DeChambeau a one-man show at Pinehurst No. 2 and leads US Open by 3

PINEHURST, N.C. (AP) — Bryson DeChambeau ducked outside the ropes to a private area in the woods, flat on his back as trainers worked on hips that felt too tight. Moments later, he unleashed a swing that sent his drive 347 yards, leaving a wedge to set up birdie and another fist pump.

DeChambeau delivered power, birdies and endless entertainment Saturday in the U.S. Open. He turned Pinehurst No. 2 into a one-man show with a 3-under 67 and built a three-shot lead as he moved closer to another U.S. Open title.

“Just going to say it. Tomorrow it’s the same quote I’ve said all week: Trying to have boring golf," DeChambeau said. “Middle of the greens never moves.”

There was little boring about his performance before a sunbaked and delirious gallery at Pinehurst that ended a sweltering day by chanting his name. He has always loved the attention from fans, even more when they love him back.

“Yeah, it was amazing. I can’t thank them enough. It was a blessing,” he said. “Man, they riled me up.”

The feeling was clearly mutual.

At stake is a chance to capture a second U.S. Open title with a reimagined game — still powerful as ever — and a physique that isn't quite the “Incredible Bulk” he was at Winged Foot in 2020.

Still ahead is a final round with Rory McIlroy (69), Patrick Cantlay (70) and Matthieu Pavon (69) three shots behind and all looking capable of giving him a run for the silver trophy.

“I love the test that Pinehurst is presenting, and you’ve got to focus and concentrate on every single shot out there,” McIlroy said. “It’s what a U.S. Open should be like. It’s obviously great to be in the mix.”

DeChambeau, a runner-up by one shot last month in the PGA Championship with another top 10 at the Masters in April, was at 7-under 203. He is the only player to post three straight rounds of 60s in a U.S. Open at Pinehurst No. 2.

Ludvig Aberg, the super Swede who started the third round with a one-shot lead, fell victim to the slick, domed greens to make a triple bogey on the 13th hole that sent him to a 73 and left him five shots back along with Hideki Matsuyama (70).

DeChambeau said it was “two hips that are not fantastic” from his speed training that led him to ask for a trainer and get worked on in the woods after the 10th hole.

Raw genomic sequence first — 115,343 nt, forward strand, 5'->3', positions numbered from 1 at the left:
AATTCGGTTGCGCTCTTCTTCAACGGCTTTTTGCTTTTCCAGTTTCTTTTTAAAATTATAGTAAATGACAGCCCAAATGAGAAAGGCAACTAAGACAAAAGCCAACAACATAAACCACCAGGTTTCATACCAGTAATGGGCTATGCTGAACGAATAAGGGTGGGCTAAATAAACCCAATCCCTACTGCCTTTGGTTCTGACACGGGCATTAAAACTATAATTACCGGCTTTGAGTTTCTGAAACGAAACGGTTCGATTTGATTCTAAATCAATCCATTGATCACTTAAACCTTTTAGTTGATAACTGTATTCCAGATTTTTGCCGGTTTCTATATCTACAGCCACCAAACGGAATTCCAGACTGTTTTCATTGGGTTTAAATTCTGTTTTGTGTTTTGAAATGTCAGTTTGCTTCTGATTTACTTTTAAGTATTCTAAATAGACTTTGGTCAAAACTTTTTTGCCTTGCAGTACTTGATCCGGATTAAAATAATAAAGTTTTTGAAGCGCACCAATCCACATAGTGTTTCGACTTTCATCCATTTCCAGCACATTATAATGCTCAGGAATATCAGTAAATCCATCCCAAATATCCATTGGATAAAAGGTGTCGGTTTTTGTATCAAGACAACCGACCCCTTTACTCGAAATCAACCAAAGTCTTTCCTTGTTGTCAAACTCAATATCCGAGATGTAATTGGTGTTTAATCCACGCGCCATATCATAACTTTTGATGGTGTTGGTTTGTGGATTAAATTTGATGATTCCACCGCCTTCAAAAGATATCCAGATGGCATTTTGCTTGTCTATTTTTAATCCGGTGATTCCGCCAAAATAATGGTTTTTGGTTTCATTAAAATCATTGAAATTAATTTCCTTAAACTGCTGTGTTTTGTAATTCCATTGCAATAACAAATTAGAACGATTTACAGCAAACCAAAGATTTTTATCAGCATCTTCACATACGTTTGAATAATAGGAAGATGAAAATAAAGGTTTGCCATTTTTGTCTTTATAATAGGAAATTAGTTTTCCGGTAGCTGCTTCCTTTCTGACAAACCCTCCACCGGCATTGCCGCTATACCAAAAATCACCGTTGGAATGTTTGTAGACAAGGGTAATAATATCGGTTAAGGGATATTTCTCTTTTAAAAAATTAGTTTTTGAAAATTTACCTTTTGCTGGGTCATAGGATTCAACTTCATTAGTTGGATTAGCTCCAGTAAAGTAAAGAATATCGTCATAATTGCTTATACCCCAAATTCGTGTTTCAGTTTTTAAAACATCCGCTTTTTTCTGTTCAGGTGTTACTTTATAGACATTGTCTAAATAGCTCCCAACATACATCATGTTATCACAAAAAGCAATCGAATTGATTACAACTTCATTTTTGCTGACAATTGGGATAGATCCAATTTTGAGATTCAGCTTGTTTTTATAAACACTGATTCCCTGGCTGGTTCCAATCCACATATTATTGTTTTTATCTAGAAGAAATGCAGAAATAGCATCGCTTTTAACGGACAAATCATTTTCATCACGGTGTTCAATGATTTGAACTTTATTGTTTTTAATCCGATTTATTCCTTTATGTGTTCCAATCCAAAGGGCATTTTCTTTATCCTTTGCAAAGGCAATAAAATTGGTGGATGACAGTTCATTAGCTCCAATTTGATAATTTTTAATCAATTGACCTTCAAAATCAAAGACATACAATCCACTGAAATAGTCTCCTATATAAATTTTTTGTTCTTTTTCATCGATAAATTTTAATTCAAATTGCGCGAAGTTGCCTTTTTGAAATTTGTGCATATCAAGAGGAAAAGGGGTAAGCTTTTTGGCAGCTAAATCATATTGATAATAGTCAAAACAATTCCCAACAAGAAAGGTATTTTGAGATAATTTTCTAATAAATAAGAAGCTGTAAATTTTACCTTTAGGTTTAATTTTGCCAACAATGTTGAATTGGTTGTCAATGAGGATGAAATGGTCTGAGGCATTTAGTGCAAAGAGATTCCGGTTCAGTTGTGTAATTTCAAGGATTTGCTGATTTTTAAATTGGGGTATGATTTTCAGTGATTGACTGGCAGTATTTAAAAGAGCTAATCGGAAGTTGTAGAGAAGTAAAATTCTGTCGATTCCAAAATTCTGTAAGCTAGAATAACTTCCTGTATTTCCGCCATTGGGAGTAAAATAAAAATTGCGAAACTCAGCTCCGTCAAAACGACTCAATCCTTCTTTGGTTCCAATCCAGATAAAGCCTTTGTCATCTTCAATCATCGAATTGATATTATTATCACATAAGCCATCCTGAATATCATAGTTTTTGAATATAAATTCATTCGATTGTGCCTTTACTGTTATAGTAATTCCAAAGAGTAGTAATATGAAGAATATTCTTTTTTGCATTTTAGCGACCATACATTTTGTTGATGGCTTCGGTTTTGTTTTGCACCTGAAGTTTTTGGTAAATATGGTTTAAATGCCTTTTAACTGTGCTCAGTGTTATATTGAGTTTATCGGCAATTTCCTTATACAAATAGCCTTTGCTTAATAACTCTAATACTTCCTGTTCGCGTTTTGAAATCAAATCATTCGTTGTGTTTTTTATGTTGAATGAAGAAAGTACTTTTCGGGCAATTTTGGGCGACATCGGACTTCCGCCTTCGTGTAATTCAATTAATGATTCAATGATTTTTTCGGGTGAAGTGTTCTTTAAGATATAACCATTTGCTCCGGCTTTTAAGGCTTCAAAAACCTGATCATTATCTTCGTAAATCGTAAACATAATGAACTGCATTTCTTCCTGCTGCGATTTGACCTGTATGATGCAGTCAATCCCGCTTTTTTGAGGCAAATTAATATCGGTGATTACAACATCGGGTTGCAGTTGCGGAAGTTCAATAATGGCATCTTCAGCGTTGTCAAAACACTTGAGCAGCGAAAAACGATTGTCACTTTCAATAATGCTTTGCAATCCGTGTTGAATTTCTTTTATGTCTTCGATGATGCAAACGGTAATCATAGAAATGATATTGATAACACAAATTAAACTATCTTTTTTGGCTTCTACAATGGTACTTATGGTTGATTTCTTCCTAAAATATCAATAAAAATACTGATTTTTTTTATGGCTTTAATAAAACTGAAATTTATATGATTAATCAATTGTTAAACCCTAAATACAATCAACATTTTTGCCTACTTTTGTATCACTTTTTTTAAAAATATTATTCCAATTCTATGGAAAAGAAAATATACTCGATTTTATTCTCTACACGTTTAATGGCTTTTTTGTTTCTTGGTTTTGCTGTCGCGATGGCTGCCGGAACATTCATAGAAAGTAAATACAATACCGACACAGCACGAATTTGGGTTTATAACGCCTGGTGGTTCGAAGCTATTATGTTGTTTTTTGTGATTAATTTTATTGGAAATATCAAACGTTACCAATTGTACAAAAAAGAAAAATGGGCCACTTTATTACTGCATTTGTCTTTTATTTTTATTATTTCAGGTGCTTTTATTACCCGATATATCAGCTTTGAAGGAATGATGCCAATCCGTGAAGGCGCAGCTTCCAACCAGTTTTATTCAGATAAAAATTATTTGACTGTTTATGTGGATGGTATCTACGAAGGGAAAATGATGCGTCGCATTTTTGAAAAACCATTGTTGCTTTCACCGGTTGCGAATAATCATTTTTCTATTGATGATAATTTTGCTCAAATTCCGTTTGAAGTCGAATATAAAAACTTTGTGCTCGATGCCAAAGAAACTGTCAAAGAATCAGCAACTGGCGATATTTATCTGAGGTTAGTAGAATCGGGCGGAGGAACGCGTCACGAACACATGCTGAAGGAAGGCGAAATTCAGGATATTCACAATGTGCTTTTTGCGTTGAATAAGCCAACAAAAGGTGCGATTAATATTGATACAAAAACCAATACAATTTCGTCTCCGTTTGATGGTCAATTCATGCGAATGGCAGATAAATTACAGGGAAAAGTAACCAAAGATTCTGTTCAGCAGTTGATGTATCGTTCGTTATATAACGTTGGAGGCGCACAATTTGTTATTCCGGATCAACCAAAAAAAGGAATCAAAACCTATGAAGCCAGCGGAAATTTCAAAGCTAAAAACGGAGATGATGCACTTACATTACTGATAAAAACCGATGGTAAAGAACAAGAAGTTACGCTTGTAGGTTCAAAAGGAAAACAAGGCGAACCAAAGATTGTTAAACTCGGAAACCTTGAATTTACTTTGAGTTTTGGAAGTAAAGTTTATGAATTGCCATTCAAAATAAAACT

He went to the 11th, belted a 347-yard drive, hit wedge safely to the center of the green and made a putt from just outside 12 feet to become the first player to reach 7 under all week.

With the tee slightly forward on the 13th, he wished aloud to have a go at the green, figured it wasn't practical and said to the gallery, “Don't boo me,” as he reached for iron. He missed the fairway into a bunker and sent his approach dancing by the cup.

He missed that 6-footer for birdie, but picked up birdie on the 14th and led by as many as four shots. But he wasn't immune from a big number, just like so many others.

DeChambeau's shot to the 16th rolled off the front of the green. His chip was too weak and returned toward his previous shot. His next pitch was only slightly better and he missed the putt to make double bogey. But he answered with a pitching wedge that narrowly cleared the fearsome bunker right of the par-3 17th and holed a 12-foot putt.

Pavon, a winner at Torrey Pines in his first year playing the PGA Tour, joined DeChambeau as the only players to avoid a round over par this week. He saved one par from in front of a wiregrass brush and attacked pins when he could to get into the final group.

“I’m not scared about taking the shots. I’ve never been scared about taking the shots,” he said.

McIlroy and Cantlay, adversaries in the Ryder Cup and in the PGA Tour board room, will be in the penultimate group. They stayed in different ways.

McIlroy began to soar early on the back nine by riding some good putting — a 10-foot birdie on the 12th, a key par save from 6 feet on the 13th, a wedge to tap-in range on the 14th and another huge par save on the 16th.

But he dropped two shots on the par 3s and was farther back than he would have wanted. Still, it's a chance. He famously said last year when he was runner-up at the U.S. Open, “I would go through 100 Sundays like this to get my hands on another major championship.”

He's right there with another chance to end a decade without a major.

And so is Cantlay, who delivered a strong putting performance of his own. Cantlay missed all some of good birdie chances he had, but he stayed in the game with five par-saving putts of 7 feet or longer. He also poured in a 20-foot birdie putt on the 17th that kept him in range.

“I feel like I'm in a good spot,” Cantlay said.

Pinehurst was sweltering for the second straight day, with a heat index near 100 degrees (38 Celsius) and brown splotches of grass making the No. 2 course look fast and terrifying.

The third round began with 15 players under par, and it was reduced to eight players going into the final, demanding test of the major that rewards only the cleanest golf.

Collin Morikawa remarkably had a bogey-free round with a 66 that took him from a tie to 51st to just inside the top 10.

No one who played early managed to make a move. The course is so demanding that it exposes anyone not on the top of his game. That includes Scottie Scheffler, the No. 1 player who had to settle for a 71. It was his fourth straight round over par dating to Sunday at the Memorial, the first time he has had a stretch like that in his career.


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